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William Morton Wheeler

William Morton Wheeler

William Morton Wheeler (March 19, 1865 - 1937) was an American entomologist, myrmecologist and Harvard Professor.

Wheeler was trained as an insect embryologist, having studied under Baur, Dohrn and Whitman, but became the leading authority on behaviour of social insects, with particular distinction being achieved in the field of ants . He took particular interest in the evolution of social behaviour in ants. He was instrumental in the development of ethology and first popularized the term in a 1902 paper in Science.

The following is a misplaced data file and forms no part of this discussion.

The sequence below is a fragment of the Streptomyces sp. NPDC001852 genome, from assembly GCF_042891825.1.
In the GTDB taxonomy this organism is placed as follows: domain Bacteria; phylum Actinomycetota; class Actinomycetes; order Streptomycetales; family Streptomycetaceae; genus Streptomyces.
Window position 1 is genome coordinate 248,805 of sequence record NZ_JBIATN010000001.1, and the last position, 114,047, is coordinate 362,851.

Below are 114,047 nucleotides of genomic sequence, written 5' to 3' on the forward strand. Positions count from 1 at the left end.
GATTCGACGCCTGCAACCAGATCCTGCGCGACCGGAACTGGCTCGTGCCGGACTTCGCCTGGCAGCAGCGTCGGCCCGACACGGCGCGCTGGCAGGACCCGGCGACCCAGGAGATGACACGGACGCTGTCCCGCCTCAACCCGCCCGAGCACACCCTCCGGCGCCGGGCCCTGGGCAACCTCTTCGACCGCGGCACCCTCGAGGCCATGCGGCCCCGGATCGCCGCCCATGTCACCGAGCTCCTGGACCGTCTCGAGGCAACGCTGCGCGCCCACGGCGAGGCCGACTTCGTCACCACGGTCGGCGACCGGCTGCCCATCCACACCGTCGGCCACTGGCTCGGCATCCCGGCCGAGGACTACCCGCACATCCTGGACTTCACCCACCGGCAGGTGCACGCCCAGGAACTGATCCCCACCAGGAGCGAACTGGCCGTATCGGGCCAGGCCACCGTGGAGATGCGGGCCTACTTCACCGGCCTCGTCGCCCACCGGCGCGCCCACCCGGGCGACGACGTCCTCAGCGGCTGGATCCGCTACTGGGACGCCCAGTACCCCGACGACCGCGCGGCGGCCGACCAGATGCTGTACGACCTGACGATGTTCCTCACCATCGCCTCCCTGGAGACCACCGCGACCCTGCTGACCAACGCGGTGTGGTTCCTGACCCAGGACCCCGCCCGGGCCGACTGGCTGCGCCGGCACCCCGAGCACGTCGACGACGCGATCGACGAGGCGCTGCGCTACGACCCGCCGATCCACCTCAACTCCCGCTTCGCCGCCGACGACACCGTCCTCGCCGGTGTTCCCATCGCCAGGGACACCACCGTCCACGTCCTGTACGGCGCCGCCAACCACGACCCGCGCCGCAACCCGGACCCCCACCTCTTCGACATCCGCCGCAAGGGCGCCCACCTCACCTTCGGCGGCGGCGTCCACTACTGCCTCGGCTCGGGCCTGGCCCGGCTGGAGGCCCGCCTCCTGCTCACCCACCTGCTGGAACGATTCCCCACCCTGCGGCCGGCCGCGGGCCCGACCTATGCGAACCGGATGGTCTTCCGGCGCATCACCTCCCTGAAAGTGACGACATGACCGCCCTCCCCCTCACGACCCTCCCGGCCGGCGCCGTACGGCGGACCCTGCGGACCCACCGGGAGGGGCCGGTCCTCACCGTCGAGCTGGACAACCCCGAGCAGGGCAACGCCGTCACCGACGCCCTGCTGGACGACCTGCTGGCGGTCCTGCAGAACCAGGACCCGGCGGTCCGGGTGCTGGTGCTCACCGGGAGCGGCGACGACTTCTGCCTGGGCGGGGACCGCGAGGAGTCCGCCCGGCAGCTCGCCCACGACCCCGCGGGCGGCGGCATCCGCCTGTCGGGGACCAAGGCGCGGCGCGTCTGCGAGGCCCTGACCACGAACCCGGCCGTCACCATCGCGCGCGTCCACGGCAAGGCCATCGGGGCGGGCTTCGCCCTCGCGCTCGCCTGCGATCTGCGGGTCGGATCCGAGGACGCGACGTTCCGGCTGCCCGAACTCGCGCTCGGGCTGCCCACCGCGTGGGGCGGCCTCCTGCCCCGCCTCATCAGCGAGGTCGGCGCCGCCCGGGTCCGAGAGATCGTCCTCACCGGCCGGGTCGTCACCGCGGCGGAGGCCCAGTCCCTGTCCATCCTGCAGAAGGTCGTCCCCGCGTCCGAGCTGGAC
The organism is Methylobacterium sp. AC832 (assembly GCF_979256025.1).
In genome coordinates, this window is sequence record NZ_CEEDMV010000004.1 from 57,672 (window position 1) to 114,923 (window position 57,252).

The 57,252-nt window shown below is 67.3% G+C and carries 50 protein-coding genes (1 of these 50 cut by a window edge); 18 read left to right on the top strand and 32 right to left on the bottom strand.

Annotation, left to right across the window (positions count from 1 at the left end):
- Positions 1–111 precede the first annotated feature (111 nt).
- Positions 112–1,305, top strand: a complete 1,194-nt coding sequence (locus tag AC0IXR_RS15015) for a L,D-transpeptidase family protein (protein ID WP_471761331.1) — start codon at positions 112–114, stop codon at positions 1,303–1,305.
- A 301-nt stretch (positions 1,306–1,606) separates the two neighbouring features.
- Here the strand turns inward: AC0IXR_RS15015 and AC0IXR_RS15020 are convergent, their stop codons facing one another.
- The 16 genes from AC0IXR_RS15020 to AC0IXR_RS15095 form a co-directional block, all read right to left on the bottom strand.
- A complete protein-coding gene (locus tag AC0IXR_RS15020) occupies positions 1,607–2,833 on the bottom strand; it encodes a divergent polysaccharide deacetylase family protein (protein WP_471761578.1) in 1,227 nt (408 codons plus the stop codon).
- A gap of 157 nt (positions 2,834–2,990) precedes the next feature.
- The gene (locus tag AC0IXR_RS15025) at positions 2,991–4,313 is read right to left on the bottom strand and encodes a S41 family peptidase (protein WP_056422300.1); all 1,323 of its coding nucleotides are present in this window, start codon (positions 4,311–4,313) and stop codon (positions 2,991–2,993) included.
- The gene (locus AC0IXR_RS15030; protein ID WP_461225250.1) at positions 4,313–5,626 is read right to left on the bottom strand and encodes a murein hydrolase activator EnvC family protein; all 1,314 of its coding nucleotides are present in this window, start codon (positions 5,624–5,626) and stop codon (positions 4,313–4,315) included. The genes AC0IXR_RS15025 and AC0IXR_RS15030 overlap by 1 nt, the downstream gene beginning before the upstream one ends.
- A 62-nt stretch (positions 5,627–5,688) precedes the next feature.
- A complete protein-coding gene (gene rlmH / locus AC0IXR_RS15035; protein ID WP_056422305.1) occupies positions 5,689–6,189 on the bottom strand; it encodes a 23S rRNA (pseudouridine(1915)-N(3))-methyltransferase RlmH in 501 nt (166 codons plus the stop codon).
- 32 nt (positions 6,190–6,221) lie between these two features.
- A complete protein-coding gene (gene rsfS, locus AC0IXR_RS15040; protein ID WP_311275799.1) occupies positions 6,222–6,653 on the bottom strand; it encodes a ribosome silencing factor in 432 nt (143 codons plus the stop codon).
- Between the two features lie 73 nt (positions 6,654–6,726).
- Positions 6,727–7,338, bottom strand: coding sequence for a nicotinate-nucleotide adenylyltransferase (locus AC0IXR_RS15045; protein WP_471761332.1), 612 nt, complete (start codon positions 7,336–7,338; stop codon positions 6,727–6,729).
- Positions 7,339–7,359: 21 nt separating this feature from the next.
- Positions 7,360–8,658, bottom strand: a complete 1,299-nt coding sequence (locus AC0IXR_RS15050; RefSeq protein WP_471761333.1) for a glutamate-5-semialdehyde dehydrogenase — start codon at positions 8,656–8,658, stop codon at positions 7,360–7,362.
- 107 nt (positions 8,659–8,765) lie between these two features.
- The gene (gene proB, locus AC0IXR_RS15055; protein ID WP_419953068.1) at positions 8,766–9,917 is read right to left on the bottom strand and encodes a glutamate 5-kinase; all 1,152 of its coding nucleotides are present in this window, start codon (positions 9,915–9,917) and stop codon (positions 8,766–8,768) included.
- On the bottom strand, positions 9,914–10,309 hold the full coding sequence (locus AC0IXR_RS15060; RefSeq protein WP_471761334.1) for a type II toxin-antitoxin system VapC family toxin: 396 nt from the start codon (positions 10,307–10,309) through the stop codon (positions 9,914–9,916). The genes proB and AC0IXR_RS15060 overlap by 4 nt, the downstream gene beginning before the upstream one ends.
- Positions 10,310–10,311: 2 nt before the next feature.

He was a taxonomist of the highest order, and was responsible for the descriptions of innumerable species.

A close contact of the British myrmecologist and coleopterist Horace Donisthorpe, it was to Wheeler that Donisthorpe dedicated his first major book on ants in 1915. Donisthorpe and Wheeler also frequently exchanged specimens, leading the latter to first develop the idea that the Formicinae subfamily had its origins in North America.